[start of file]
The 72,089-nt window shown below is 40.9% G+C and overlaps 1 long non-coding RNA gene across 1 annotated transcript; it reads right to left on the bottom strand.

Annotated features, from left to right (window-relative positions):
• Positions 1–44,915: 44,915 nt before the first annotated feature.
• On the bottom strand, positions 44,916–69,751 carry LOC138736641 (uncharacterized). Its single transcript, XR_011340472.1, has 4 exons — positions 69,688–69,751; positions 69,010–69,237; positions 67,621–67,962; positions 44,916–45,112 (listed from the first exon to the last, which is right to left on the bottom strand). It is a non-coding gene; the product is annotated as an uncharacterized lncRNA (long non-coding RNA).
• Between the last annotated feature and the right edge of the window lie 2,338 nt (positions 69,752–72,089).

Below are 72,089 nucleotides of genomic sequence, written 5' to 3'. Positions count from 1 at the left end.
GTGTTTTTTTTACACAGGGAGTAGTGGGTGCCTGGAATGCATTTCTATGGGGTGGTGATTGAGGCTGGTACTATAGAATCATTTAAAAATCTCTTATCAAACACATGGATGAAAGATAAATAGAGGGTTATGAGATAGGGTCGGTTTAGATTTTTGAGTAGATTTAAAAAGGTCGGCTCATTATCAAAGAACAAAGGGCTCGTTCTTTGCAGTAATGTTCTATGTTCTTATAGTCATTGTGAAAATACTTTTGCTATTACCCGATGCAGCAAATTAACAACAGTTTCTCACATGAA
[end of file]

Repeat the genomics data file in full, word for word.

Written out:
The 72,089-nt window shown below is 40.9% G+C and overlaps 1 long non-coding RNA gene across 1 annotated transcript; it reads right to left on the bottom strand.

Annotated features, from left to right (window-relative positions):
• Positions 1–44,915: 44,915 nt before the first annotated feature.
• On the bottom strand, positions 44,916–69,751 carry LOC138736641 (uncharacterized). Its single transcript, XR_011340472.1, has 4 exons — positions 69,688–69,751; positions 69,010–69,237; positions 67,621–67,962; positions 44,916–45,112 (listed from the first exon to the last, which is right to left on the bottom strand). It is a non-coding gene; the product is annotated as an uncharacterized lncRNA (long non-coding RNA).
• Between the last annotated feature and the right edge of the window lie 2,338 nt (positions 69,752–72,089).

Below are 72,089 nucleotides of genomic sequence, written 5' to 3'. Positions count from 1 at the left end.
GTGTTTTTTTTACACAGGGAGTAGTGGGTGCCTGGAATGCATTTCTATGGGGTGGTGATTGAGGCTGGTACTATAGAATCATTTAAAAATCTCTTATCAAACACATGGATGAAAGATAAATAGAGGGTTATGAGATAGGGTCGGTTTAGATTTTTGAGTAGATTTAAAAAGGTCGGCTCATTATCAAAGAACAAAGGGCTCGTTCTTTGCAGTAATGTTCTATGTTCTTATAGTCATTGTGAAAATACTTTTGCTATTACCCGATGCAGCAAATTAACAACAGTTTCTCACATGAA